While we move forward, there are new obstacles in our path. Conservative religious interpretations have manifested in Maldivian society, which promote new trends such as under-aged marriages, non-vaccination of infants and decreased school enrolment rates. Young girls suffer the most from these practices. Such interpretations of Islam wrongly assume that women's participation in the public sphere should be restricted, and women should be confined to a household role. But these perspectives run against the position of gender equality, protected in the laws and Constitution of the Maldives, and respected by our institutions. The Government of the Maldives is determined to counter these attitudes and raise awareness on gender-based violence and other women's issues, in partnership with international agencies. Women in the Maldives are gradually learning of their rights and, with legal and economic support, are becoming empowered to leave abusive relationships and regain control of their own future.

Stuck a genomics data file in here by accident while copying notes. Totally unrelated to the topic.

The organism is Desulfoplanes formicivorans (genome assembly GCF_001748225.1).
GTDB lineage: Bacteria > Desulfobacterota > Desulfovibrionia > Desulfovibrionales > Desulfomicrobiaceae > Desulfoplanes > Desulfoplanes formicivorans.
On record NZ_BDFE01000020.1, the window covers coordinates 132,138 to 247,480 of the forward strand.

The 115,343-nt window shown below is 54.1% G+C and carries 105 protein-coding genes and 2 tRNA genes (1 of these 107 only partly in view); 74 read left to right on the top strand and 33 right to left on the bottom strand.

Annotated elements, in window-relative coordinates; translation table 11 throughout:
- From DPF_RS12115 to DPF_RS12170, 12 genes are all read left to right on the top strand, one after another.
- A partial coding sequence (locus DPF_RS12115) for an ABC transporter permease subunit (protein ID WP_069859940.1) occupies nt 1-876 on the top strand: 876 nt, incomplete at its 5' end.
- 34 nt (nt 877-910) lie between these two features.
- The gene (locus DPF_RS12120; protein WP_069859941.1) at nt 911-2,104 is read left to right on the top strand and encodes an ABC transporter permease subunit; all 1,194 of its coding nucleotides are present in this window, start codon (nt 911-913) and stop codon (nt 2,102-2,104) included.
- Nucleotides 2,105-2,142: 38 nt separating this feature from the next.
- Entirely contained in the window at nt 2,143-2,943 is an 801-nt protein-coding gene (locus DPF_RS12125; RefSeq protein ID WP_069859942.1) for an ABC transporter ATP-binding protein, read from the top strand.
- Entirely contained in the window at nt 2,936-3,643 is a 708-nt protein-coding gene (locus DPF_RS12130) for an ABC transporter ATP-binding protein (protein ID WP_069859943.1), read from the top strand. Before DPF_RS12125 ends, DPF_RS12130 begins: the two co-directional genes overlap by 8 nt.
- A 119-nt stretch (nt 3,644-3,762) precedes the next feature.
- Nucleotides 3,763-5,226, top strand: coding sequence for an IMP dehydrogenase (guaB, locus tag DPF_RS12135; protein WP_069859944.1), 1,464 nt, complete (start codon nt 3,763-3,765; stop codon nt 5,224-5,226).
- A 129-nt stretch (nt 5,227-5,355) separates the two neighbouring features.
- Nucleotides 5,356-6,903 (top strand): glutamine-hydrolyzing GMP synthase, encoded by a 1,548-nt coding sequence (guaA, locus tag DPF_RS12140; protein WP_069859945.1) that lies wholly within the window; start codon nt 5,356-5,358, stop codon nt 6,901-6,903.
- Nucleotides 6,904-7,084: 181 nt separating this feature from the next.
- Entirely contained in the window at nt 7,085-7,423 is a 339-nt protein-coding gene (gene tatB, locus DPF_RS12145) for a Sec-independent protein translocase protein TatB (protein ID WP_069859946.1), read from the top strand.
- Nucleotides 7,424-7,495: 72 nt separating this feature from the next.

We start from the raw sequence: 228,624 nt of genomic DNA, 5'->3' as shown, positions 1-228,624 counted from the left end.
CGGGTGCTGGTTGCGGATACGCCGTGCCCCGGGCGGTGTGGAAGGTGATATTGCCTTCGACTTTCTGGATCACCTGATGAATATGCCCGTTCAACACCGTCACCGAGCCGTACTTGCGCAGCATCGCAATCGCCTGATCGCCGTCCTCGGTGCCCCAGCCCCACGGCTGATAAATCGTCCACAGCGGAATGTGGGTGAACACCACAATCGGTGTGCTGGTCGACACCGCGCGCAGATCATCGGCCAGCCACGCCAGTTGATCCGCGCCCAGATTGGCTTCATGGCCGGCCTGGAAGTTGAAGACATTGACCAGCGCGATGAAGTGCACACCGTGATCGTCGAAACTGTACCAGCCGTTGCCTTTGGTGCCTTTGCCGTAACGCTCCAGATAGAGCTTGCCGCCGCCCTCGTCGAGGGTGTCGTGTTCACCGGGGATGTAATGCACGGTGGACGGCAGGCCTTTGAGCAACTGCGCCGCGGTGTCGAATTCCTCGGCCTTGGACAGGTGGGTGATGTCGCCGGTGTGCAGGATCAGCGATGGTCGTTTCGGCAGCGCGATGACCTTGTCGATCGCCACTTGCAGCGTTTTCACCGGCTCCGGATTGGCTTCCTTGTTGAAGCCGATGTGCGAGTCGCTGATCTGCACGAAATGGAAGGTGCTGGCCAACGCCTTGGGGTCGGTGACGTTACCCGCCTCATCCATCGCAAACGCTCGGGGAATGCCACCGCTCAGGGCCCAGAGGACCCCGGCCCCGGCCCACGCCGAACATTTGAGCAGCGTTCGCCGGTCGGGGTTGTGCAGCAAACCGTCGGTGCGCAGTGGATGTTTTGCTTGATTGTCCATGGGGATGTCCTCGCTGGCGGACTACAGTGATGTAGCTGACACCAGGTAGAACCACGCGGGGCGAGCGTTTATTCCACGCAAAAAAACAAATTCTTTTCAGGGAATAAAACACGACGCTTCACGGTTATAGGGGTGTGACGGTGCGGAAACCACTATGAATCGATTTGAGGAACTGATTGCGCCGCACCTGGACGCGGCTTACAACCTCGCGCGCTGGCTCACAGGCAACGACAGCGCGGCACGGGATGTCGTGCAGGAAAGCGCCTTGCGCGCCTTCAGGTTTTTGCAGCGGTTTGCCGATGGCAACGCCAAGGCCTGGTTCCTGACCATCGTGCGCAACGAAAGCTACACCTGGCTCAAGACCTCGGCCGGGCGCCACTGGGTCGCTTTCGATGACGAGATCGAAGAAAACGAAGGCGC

We cannot be complacent. The Maldives will continue to fight for inclusive and holistic gender empowerment, at home and abroad, including through our participation in the Human Rights Council and through our membership in the Board of UN-Women. As we shape the post-2015 development agenda, the Maldives reiterates the need to maintain the stand-alone goal on gender equality and empowerment. This is a goal which aspires to equal rights, access and opportunities for women of all ages, colours and creeds. It must be effective and it must be transformative. Transformation is only possible if there is universal coverage, taking into account the three dimensions of sustainable development: economic, social and environmental. There cannot be human development without women's advancement. There cannot be sustainable development without gender equality.